It’s made me realise that everything I want to do, everywhere I want to go and everything I want to experience I have to work harder, or take longer or worse yet become a performing monkey while others stop to stare at the antics you have to go through just to do something that is taken for granted by everyone else.

And this seems acceptable, as a disabled person your dignity, pride and self-respect doesn’t seem to matter anymore because “we have made reasonable adjustments”. Reasonable adjustments is more than making sure there is a bloody lift!
It’s the same with shops that you can’t access for whatever reason “reasonable adjustments” means that if you can’t access their goods/ services then these should be brought to you. I ask you do you always know what you want to buy when you go to a shop. Or sometimes do you just want to browse? Especially if that said shop is new/ just opened. I don’t so when I go to a shop that I can’t access and someone eventually realises they have to help me access their goods this means I have to know what they have in the shop, what I might want to look at /buy….hey I am studying Psychology not bloody telepathy ! How the hell do I know what you have in your shop? That’s why I want to come in and have a look!! Hey don’t even get me started with the not being able to shop in privacy like everyone else instead of having my buying habits scrutinised by all to see. The temptation to go to Anne Summers and ask them to bring out various items from the back of the shop for me to view…..“I would like to see the 12 inch strap on with the deluxe gimp mask but not the ball gag…”

This is one of the reasons I started doing what I do with The Psych Twins if you are to redesign a shop, building new premises, holding an event etc get someone in who is actually disabled for god’s sake, not someone with a degree in technical drawing who “thinks” they know what it’s like to access these places in a wheelchair.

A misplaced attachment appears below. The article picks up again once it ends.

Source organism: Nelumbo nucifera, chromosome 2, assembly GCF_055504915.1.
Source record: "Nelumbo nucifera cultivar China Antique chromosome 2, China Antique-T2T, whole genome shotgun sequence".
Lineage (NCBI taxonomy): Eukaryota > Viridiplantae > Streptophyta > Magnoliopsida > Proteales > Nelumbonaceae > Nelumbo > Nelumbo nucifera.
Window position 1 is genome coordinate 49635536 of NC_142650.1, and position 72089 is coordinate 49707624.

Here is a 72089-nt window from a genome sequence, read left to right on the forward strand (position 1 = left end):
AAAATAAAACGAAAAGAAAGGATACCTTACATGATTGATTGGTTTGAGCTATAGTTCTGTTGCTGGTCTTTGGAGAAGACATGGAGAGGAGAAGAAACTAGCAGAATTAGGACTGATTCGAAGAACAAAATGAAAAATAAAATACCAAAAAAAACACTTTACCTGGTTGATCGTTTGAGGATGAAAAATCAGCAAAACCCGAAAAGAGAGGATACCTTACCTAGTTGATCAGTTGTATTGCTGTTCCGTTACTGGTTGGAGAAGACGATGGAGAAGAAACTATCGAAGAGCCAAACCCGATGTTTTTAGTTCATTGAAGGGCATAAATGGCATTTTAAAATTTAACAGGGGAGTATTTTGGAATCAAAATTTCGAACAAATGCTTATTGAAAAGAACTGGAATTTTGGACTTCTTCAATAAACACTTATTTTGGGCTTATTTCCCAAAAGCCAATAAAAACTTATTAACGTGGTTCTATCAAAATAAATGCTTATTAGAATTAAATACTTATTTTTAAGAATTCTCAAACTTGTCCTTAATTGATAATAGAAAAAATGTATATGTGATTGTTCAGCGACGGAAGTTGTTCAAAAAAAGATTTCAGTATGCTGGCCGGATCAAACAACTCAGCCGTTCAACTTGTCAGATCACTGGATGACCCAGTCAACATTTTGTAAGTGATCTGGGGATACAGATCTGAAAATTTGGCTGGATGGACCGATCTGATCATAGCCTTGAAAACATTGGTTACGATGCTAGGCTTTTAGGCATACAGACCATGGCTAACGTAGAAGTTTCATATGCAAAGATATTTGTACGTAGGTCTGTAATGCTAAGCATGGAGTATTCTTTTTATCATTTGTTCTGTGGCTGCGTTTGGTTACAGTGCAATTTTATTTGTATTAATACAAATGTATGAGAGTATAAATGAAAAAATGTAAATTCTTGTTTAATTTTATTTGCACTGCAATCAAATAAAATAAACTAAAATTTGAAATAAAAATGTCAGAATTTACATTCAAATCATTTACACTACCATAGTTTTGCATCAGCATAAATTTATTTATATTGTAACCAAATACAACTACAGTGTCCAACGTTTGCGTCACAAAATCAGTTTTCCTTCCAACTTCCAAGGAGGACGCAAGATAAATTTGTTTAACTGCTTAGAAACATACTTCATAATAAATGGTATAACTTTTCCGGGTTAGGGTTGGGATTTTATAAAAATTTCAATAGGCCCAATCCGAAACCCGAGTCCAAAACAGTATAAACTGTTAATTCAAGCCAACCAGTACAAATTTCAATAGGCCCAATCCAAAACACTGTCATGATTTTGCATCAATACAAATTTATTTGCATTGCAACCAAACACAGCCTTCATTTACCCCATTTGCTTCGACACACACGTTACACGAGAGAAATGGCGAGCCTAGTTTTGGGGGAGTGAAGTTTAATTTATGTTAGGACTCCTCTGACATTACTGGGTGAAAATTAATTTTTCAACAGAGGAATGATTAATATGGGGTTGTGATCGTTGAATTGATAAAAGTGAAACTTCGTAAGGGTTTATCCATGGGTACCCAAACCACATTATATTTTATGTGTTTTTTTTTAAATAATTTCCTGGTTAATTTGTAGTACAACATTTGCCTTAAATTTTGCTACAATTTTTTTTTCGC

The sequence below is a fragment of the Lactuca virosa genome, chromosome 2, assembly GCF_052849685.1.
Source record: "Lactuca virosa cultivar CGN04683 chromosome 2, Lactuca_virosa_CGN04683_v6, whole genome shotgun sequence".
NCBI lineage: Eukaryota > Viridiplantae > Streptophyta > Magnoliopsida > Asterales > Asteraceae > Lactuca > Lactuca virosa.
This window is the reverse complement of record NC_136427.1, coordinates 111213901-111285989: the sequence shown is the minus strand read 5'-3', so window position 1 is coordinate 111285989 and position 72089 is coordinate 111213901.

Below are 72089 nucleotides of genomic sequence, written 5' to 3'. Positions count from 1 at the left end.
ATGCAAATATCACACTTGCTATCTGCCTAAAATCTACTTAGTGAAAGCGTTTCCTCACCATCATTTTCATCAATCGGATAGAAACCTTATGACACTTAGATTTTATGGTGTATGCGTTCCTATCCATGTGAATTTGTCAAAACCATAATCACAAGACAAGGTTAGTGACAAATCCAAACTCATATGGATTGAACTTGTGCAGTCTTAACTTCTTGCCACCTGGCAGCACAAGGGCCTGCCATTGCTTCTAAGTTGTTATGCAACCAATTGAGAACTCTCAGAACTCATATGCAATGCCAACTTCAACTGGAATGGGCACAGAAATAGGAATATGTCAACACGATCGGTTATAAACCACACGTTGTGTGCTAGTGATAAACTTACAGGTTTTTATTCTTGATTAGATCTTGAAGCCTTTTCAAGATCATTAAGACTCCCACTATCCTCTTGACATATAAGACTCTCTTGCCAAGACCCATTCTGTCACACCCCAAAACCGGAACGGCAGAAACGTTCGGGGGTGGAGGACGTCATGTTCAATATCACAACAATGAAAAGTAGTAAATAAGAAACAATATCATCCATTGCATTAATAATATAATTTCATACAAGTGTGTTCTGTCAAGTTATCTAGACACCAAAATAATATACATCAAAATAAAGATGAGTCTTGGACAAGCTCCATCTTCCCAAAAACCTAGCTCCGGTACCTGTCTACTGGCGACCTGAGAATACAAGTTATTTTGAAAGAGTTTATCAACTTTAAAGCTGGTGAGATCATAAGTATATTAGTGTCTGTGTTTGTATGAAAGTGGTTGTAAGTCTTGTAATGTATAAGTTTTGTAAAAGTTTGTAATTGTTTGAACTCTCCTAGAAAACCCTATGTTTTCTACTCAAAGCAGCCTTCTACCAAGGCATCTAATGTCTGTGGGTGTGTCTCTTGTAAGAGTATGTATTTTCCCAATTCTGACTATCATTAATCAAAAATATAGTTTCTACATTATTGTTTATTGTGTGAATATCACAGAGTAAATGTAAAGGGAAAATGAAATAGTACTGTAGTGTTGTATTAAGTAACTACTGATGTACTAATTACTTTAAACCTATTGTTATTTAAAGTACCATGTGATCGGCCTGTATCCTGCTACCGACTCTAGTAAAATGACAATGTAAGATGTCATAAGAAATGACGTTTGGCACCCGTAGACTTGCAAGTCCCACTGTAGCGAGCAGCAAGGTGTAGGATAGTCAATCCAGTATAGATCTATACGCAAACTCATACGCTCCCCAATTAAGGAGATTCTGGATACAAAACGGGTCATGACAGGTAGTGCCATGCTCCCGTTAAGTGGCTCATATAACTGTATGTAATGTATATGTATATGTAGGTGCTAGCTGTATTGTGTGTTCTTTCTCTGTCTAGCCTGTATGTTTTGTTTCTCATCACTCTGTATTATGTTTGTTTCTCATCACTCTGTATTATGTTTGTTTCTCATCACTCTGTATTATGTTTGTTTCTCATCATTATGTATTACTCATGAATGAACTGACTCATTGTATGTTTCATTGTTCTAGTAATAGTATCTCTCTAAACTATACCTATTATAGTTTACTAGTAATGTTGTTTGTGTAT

These people who design the buildings to be “accessible” or make the “reasonable adjustments” have no idea how much of an impact on someone’s life in so many different areas their decisions make. Why would they? After all am alright jack.
It’s not just the pain in the arse advance planning that has to go into everything I do or go, nor is it the fact that there are things I just can’t do/access or the fact that family/friends/colleagues stop inviting you places due to the “hassle” but the being put on display trying to access/ do whatever it is, the loss of dignity not to mention the self-loathing and depression that goes along with it.

Don’t get me wrong am a strong person (well I think I am), but am not made of stone, eventually these things do effect you and upset you am only human. Things such as anxiety, panic attacks, social exclusion, isolation and depression. The feeling that you are continuously on the outside looking in watching everyone else living their lives and having fun. Hotels I can’t stay at, beautiful rooms that I can’t stay in, holidays I can’t take, excursions I can’t go on, experiences I can’t have, Luxuries that aren’t accessible. The list goes on.

Then we talk about jobs. Another area that boils my piss. I want to work but am what you would class “unemployable” due to my health issues. Companies need to think about money and time and keeping backsides on seats and I get that. Another reason I started my own business. But I always feel guilty for not having on my CV or telling them (if it’s an agency) that am disabled and in a wheelchair before being put forward for an interview. It’s like turning up and shouting “surprise !!!” at them, the look on their faces is like the Christmas present you get of your least favourite aunty of the horrible jumper or your parents finding your porn stash…yea that look.